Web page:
With just a bit of detail visible on its lit hemisphere, Tethys was imaged by Cassini on July 20, 2004. A round feature, likely a large crater, can be seen near the boundary where day and night meet, at the bottom of the image. Dark markings are visible near the top.
The image was taken in visible light, with the Cassini spacecraft narrow angle camera from a distance of 6.1 million kilometers (3.8 million miles) from Tethys, and at a Sun-Tethys-spacecraft, or phase angle of 92 degrees. The image scale is 37 kilometers (23 miles) per pixel. The image has been magnified by a factor of four to aid visibility.
The Cassini-Huygens mission is a cooperative project of NASA, the European Space Agency and the Italian Space Agency. The Jet Propulsion Laboratory, a division of the California Institute of Technology in Pasadena, manages the Cassini-Huygens mission for NASA's Office of Space Science, Washington, D.C. The Cassini orbiter and its two onboard cameras, were designed, developed and assembled at JPL. The imaging team is based at the Space Science Institute, Boulder, Colo.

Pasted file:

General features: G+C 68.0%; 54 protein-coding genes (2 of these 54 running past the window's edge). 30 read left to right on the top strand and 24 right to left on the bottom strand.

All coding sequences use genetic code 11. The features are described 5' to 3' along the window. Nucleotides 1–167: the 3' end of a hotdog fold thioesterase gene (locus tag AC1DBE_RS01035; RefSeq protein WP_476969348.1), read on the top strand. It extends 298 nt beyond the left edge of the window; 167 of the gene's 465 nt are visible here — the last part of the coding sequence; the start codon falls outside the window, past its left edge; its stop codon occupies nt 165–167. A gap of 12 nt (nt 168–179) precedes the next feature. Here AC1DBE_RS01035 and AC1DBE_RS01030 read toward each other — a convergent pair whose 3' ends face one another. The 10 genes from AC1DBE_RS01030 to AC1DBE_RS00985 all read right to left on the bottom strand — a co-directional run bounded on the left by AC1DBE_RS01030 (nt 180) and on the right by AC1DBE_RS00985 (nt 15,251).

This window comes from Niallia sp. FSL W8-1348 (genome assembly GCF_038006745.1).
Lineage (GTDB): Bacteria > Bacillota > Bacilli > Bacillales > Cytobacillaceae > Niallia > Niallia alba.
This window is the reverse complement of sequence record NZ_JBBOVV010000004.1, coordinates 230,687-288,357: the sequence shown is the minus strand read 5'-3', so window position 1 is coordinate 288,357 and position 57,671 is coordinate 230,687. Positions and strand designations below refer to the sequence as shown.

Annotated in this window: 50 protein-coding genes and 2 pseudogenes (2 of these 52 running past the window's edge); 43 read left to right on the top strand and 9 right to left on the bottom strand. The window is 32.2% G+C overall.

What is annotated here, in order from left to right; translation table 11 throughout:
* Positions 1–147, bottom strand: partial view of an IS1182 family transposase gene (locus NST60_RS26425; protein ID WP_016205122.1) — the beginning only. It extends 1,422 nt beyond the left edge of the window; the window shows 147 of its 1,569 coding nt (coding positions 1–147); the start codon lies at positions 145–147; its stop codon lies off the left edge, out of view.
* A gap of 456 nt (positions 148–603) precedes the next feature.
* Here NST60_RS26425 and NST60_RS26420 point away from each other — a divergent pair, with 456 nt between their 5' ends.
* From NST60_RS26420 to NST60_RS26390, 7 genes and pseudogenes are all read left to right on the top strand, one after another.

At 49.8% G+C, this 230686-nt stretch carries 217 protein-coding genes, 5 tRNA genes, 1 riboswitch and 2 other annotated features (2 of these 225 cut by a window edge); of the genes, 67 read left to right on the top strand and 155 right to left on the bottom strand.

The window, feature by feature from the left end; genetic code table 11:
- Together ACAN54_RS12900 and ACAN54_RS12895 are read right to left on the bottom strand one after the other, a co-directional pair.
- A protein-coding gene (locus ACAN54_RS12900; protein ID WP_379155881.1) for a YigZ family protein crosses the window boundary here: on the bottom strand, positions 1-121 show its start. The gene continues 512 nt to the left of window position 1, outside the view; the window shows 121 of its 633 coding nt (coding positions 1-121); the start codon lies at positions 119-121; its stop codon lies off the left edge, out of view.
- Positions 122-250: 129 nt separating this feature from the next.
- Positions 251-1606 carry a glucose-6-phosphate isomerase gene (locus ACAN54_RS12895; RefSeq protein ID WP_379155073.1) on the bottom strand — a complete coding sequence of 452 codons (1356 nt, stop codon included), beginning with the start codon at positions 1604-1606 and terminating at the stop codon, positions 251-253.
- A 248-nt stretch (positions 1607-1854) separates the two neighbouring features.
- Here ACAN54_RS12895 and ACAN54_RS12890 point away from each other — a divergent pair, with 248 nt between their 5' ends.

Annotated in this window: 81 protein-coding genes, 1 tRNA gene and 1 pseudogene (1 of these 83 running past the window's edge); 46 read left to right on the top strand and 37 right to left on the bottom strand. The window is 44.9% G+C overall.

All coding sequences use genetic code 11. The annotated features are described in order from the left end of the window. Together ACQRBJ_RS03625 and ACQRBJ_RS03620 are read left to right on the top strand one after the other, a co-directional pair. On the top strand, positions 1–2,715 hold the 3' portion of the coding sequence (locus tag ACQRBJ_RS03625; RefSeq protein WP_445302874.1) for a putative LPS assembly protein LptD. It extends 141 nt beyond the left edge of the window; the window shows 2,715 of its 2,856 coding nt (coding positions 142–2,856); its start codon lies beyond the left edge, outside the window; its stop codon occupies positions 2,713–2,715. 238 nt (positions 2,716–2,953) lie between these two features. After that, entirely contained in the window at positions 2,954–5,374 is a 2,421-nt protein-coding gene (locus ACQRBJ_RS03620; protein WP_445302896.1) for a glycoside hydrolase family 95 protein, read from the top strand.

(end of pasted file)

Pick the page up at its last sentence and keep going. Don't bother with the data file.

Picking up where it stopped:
For more information, about the Cassini-Huygens mission visit, http://saturn.jpl.nasa.gov and the Cassini imaging team home page, http://ciclops.org.